These events formed part of the backdrop for this year’s film and television. The status of the Irish language within the audiovisual sector displayed equally mixed, and perhaps surprising fortunes. In last year’s edition we noted thatBord Scannán na hÉireann/The Irish Film Board (IFB) had just undergone a corporate re-branding exercise and that the Irish title has been demoted in its logo (although it retains its premier status in print), with no trace of anything vaguely Celtic or ‘traditional’ in its public image. This semiotic shift gained cultural traction in 2007 with the decision — criticised in this issue by Gearóid Denvir — by the board not to offer funding to Robert Quinn’s Irish language feature Cré na Cille. That decision notwithstanding,  Sean Crosson’s overview of developments in Irish language broadcasting contends that there has never been a better year for the language in film and television, albeit in a still limited and piecemeal manner. Elsewhere in our special section on Irish language productions Eithne O’Connell derides the tokenistic and faintly preposterous melange of Irish dialects spoken in Kings, but acknowledges that there is some kind of renaissance — or more properly awakening — in this long under-performing sector. In our interview with the Film Board Chief Executive Simon Perry, he speaks of a desire to explicitly encourage and support the work of TG4 and put an end to ‘ghettoising’ Irish language production.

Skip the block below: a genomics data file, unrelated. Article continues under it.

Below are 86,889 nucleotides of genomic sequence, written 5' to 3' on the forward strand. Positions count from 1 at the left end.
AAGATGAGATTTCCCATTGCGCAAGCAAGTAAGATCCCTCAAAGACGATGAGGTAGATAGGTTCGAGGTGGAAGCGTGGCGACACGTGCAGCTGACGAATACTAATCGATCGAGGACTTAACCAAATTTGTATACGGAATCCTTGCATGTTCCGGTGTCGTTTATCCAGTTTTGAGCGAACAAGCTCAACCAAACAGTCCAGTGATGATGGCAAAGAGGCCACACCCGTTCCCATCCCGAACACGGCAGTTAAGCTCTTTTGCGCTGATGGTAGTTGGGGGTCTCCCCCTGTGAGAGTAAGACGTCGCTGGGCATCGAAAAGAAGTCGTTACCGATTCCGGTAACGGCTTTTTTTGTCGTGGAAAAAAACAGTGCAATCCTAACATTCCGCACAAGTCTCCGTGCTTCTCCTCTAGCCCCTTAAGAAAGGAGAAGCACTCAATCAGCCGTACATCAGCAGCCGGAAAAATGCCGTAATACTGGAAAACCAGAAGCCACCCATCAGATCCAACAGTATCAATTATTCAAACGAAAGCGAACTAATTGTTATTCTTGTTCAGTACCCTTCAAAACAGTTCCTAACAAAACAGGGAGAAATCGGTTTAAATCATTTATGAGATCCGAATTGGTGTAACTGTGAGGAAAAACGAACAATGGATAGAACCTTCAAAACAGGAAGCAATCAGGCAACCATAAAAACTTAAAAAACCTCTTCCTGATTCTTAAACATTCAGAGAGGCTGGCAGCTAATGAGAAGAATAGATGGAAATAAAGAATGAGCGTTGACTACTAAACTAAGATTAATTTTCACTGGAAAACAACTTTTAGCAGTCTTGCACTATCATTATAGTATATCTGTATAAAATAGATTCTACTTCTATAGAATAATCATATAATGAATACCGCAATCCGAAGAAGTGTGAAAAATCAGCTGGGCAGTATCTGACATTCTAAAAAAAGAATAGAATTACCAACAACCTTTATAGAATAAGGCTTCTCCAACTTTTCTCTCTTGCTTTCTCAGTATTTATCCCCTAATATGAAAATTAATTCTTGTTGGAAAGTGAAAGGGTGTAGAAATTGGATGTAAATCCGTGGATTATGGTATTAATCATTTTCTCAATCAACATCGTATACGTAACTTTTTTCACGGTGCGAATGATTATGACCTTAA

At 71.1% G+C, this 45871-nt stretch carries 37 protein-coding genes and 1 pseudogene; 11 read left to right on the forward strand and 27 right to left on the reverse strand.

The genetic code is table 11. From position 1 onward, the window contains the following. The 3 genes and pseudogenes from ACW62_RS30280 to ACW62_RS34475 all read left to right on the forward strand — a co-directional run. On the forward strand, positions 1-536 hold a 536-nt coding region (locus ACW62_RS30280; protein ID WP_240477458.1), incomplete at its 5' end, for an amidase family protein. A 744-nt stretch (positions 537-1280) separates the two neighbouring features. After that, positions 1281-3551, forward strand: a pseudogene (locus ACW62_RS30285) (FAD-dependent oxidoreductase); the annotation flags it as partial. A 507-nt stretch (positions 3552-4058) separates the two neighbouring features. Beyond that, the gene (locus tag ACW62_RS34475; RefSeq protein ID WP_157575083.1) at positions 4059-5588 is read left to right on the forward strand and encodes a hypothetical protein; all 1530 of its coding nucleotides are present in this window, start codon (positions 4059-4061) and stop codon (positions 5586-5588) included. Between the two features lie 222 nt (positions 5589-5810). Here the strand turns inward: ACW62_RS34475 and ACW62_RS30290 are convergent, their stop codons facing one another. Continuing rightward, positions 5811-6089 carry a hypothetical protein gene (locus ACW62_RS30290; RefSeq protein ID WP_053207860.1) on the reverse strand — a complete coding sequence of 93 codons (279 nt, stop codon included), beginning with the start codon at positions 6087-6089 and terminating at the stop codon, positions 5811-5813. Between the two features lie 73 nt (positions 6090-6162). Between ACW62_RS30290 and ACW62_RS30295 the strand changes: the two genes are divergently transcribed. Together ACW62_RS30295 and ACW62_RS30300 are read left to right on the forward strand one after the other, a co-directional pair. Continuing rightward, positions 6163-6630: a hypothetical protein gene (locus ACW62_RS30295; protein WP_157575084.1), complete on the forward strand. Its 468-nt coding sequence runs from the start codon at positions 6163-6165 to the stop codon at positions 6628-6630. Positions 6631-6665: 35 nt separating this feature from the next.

After an extended period of lack-lustre performance, it has been a good year for the IFB overall. A special on Irish film production in trade publication Variety in early 2007 signalled a strong sense of a new beginning for the indigenous industry. ‘Simon Perry has brought a fresh attitude to the job’, it reported, quoting Perry, “One thing I set out to do was to revive a feeling of confidence among filmmakers here,” a theme he follows up in greater detail in our interview with a discussion of the challenges facing the Irish audiovisual sector and his vision of how its future might be best approached in the current conditions.

Key to Perry’s revised structures of engagement is a shift of emphasis away from the rather hierarchical and distrustful emphasis on filmmakers raising finance first in the marketplace before receiving public money. Instead, Perry seems to be offering a vote of confidence in Irish film producers, most evident in his long-term funding for 10 indigenous production companies; an unprecedented action.